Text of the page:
Big Mama’s Kitchen has a menu full of food that brings happiness to your mouth, satisfaction to your stomach and comfort to your soul. They are located on North 45th Street between Bedford and Wirt Streets.  Big Mama’s specialty is their fried chicken.  Marinated with buttermilk and seasoned with her own special rub, it’s the best of Southern fried chicken right here in the heart of Omaha.  The tasty bird can be accompanied by macaroni and cheese, fried okra, collard greens or other Southern delights.  Do save room for her signature sweet potato pie.  It’s baked fresh daily and is the perfect way to top off your Southern staycation.

Lolo’s Chicken and Waffles originated in Arizona and Cutchall Management opened their first location in Omaha near 72nd and Military last fall. As their namesake states, they serve any combination of the chicken you can eat along with their homemade waffles. A quick look at the rest of their menu and you’ll find generous portions of other Southern staples such as grits, mac n’ cheese, catfish, fried green tomatoes, cornbread and more.

A downtown Cajun connoisseur can find Southern shelter at Jazz, a Louisiana Kitchen at 1421 Farnam Street. Jazz has an assortment of po’ boys. You can choose from Cajun, fried or blackened seafood choices, including an alligator entrée. Diners can dive into sautéed shrimp, scallops, chicken, or crawfish pastas as well.

The metro also has several establishments where Southern, Cajun/creole cuisine may not be the central focus, but have dishes offer worthy representations of it. Plank Seafood and Provisions at 12thand Howard has excellent Cajun and creole food within their menu. Their fried alligator is one of my favorite appetizers in the city. Their po’ boys are diverse and flavorful.  Plank has a spicy yet satisfying Andouille sandwich not found often here. A visit to a Shucks Fish house will reward you with a shrimp po’ boy that’s so big it’s best to eat it with a fork.  You can also find jambalaya, gumbo, Cajun catfish and a Deep South risotto that has fresh shrimp and Andouille sausage. My first experience with chicken and waffles came from Wheatfields on 105th and Pacific. Their deep dish Belgian waffle, crispy chicken tenders and maple syrup make it hard for me to try anything else on their expansive menu! , Voodoo Taco may be known for their tasty tacos, but it’s hard for me to pass up their beignets every time I spend an evening in Aksarben. They are hot and crispy on the outside and doughy on the inside.  The beignets are served with a choice of chocolate sauce, strawberry sauce or both.

The Southern, Cajun, and creole food scene is alive and well here on both sides of the Missouri River. Excellent fare exists in almost all corners of the area and several in between.  It’s easy to find a dish to meet your palate’s preference. If you’re a catfish, oyster, Andouille, shrimp or alligator enthusiast we have it here.  If you seek po’boys, jambalaya, etoufee, or gumbo we have it.  Do not let your thirst go unattended and choose a sweet tea, fruit punch, hurricane or other creative cocktail. Somehow if an appetite still exists then chase it with an ooey gooey cake, sweet potato pie or beignet.  The quality and diversity of this cuisine in our area may come as a surprise. The good news for diners is business is bustling for our eateries so our opportunities to eat and share sublime Southern cuisine is only getting better!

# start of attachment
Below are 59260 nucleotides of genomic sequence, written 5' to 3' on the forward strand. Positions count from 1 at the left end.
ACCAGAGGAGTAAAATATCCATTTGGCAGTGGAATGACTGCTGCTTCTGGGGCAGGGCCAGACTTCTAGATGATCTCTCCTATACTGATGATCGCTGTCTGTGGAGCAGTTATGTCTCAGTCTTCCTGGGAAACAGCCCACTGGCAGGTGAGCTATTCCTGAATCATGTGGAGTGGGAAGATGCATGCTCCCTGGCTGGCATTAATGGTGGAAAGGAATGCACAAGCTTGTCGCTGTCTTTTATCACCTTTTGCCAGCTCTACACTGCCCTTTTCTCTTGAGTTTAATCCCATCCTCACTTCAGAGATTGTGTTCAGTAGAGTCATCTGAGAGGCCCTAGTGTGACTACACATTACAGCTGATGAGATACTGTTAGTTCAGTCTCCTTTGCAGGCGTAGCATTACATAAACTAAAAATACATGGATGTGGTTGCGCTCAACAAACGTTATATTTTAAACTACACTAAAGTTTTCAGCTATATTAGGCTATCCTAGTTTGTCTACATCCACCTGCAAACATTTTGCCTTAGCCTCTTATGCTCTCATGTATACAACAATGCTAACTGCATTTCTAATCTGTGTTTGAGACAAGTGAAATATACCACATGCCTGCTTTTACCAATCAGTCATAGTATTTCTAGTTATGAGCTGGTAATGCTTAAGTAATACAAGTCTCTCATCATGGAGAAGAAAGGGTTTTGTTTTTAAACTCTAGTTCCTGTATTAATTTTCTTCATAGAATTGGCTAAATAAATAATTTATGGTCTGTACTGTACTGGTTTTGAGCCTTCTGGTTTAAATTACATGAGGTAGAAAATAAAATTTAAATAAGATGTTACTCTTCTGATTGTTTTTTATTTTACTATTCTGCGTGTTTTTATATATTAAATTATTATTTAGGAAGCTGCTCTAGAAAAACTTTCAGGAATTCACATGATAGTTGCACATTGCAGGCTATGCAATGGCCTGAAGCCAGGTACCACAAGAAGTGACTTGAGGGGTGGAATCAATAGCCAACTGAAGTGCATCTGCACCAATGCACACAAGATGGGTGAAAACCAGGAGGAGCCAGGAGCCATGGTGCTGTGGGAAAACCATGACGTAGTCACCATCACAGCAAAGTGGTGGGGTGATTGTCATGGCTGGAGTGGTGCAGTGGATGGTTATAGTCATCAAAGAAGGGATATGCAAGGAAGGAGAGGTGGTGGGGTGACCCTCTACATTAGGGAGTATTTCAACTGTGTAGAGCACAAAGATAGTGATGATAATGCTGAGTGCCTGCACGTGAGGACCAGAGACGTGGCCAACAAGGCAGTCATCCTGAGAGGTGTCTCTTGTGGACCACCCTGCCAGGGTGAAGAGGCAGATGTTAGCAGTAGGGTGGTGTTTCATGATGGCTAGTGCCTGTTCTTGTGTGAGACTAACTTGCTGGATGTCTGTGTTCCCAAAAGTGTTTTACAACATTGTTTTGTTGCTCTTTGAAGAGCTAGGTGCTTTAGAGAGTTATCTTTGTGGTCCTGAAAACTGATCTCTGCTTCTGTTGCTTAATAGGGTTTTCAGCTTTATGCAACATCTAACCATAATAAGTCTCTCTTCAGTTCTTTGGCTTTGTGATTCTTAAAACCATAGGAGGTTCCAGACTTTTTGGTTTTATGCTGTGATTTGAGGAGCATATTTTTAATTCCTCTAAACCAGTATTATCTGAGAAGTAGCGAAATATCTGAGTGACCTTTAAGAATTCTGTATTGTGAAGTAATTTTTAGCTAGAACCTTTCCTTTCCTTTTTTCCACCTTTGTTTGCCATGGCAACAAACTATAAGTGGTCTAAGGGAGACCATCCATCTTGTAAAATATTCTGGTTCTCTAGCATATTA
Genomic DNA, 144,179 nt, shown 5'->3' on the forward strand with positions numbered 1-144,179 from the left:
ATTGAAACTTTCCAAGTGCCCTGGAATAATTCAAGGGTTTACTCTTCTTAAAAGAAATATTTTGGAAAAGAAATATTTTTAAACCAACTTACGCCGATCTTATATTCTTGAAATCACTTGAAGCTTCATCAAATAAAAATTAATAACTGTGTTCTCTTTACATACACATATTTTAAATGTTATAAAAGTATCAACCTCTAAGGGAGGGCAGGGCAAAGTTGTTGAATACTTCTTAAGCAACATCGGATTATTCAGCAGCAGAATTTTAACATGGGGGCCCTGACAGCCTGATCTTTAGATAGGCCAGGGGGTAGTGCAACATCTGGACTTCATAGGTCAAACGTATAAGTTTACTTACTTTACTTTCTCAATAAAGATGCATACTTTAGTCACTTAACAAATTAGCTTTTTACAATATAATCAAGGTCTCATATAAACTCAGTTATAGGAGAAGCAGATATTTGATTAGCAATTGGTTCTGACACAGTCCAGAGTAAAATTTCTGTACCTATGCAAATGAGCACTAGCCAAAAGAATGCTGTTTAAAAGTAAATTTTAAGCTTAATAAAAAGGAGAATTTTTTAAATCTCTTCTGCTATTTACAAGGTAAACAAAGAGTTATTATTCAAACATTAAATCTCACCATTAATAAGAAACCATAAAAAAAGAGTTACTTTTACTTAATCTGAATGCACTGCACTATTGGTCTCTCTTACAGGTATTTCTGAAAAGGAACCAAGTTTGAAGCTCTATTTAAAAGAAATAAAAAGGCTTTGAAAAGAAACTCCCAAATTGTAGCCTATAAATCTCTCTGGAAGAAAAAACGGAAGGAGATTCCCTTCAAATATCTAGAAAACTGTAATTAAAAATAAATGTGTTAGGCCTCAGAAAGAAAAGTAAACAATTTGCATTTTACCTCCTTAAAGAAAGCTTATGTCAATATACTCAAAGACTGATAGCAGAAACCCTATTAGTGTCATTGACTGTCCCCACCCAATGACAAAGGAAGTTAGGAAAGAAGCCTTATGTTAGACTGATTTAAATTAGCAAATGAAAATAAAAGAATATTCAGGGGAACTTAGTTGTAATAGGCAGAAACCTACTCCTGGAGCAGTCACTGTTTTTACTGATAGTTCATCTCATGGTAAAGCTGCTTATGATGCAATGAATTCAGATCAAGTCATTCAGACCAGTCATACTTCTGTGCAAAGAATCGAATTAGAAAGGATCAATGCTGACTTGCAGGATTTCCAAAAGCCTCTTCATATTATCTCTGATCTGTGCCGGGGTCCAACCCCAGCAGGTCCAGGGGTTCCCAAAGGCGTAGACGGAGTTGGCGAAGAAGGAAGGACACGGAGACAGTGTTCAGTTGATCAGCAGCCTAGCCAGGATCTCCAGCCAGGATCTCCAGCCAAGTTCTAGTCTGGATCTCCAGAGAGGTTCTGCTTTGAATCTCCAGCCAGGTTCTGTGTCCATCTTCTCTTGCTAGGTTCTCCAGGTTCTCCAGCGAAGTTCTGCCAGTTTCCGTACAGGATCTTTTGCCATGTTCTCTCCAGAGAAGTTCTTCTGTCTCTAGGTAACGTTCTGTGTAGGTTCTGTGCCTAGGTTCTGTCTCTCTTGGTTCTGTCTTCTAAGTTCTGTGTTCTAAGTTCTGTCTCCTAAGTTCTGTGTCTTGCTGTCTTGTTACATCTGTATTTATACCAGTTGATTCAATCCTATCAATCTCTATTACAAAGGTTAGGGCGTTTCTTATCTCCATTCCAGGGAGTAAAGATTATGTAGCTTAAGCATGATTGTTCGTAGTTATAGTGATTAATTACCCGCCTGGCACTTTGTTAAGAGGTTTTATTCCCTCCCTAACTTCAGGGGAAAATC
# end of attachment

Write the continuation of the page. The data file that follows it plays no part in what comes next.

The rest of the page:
Web and Contact Information

Simply Nola:  Search Simply NOLA on Facebook

Mouth of the South:

Taste of New Orleans:  search Taste of New Orleans Food Truck Omaha on Facebook

Lolo’s Chicken and Waffles:

Big Mama’s Kitchen:

Jazz, A Louisiana Kitchen:

Plank Seafood and Provisions:

Shuck’s Fish House:


Voodoo Taco:

Kent Cisar

Kent Cisar

Kent Cisar searches the local and national scene for unique ingredients and flavors to bring to the table here in Omaha. He'll catch his own fish from Florida, ship farmer's market shrimp from Louisiana, stash jams from the Pacific Northwest, or find the best cut of meat from a Nebraska farmer. Kent believes that regardless of where the it comes from, good food is meant to be shared.

Related Articles

Celebrity Spotlight: Buddy Carlyle

A graduate of Bellevue High School, Buddy Carlyle started his baseball career in 1996 with the Cincinnati Reds, where he

Anne and Craig McVeigh Bring Beacon Hills Take on American Comfort Cuisine

It is back to the future for Anne and Craig McVeigh and their new Beacon Hills restaurant at 6750 Mercy

Adventures in Cheesemaking

A seemingly endless stretch of cold, short, grey days from November to February makes some of us want to put

No comments

Write a comment
No Comments Yet! You can be first to comment this post!

Only registered users can comment.